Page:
BeBe: That’s part of the beauty of it all. You’ve worked with the cream of the crop…..Madonna, Michael Jackson, Lady Gaga in the music world s a dancer/choreographer. You’ve also done stuff with photographers Herb Ritts and David LaChapelle, and designer Tom Hilfiger. The list goes on and on. With that said, no matter how great your talents were in all of those interactions, you were really just contributing to someone else’s dream.
Kevin Stea: There is a lot of me and my unique contribution in a lot of famous work out there, but I never get any credit for it.
BeBe: Over the past 3 years with the That Rogue Romeo performances and songwriting, you were able to come up with a full-length album of songs. Machine & Magic. The album did ell over in Europe. For some reason the type of electronic music you do, the Europeans get it! How hard is it sometimes for you as an American artist to get greater appreciation for your work abroad than at home?
Kevin Stea: In the beginning, I did put some thought into who my end or target audience is. Then I let it go and realized the communication I need to give and hat’s true for me is going to come out regardless. If what I have to say is not received as disco club friendly, then maybe it’s not. I feel like here in America there’s a specific genre identification that you have to fit into in order to be successful. In Europe, they are more open to genre crossing and sounds that are a little more undefinable, a little more experimental. I don’t mind having notoriety or recognition in other countries. I sort of like the balance of having notoriety in one place, and having anonymity in another. There’s some value in not being a world phenomenon.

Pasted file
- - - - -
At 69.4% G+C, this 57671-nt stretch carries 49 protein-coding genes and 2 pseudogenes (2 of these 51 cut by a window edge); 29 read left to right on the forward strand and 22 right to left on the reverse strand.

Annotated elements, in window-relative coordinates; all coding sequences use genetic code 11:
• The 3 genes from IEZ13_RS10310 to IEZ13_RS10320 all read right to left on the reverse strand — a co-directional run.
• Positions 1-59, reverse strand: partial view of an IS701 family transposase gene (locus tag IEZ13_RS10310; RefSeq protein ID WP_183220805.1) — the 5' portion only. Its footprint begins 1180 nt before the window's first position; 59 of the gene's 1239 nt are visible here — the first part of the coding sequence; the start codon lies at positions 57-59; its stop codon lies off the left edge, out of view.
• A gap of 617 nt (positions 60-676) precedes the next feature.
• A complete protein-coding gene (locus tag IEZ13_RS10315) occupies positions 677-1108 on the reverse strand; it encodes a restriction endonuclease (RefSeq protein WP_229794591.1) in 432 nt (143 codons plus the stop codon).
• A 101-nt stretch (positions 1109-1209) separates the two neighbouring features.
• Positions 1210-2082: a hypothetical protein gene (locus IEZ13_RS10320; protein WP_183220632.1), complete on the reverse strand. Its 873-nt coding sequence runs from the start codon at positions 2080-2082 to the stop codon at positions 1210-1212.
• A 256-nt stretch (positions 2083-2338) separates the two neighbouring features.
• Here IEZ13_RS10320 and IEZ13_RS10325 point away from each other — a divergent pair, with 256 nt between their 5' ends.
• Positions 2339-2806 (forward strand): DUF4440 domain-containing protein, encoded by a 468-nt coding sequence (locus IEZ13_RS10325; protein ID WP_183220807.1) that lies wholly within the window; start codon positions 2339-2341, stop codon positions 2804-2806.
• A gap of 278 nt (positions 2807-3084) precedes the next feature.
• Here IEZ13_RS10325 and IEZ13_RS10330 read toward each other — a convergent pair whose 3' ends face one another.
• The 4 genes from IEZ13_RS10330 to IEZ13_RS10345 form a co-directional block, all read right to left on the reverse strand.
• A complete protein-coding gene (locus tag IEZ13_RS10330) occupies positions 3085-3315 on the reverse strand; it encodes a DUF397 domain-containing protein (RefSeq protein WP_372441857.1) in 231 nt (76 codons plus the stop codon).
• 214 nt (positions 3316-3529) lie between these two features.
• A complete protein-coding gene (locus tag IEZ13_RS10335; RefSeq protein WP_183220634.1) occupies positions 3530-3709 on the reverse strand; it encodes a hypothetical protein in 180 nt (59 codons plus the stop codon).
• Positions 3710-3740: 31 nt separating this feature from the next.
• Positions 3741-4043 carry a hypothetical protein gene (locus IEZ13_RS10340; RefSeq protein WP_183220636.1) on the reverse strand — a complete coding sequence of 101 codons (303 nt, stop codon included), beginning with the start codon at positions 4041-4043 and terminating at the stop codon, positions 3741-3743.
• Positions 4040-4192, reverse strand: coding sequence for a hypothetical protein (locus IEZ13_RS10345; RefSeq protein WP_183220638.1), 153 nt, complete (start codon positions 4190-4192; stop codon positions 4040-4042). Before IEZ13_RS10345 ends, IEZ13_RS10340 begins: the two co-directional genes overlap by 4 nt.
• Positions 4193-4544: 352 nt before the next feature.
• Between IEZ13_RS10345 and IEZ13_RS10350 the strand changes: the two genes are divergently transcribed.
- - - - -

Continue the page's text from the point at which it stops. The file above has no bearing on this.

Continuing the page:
BeBe: Over in Europe your music got so much exposure being played on so many mediums including railway systems and television. Music from Machine & Magic was everywhere. Then you decided to do something a little different with the project by creating something new by remixing each and every song from Machine & Magic to create your latest release REBUILT. When commissioning the remixes was here something in particular that you were looking for from your remixers to deliver to you? I mean these songs have been totally reconstructed.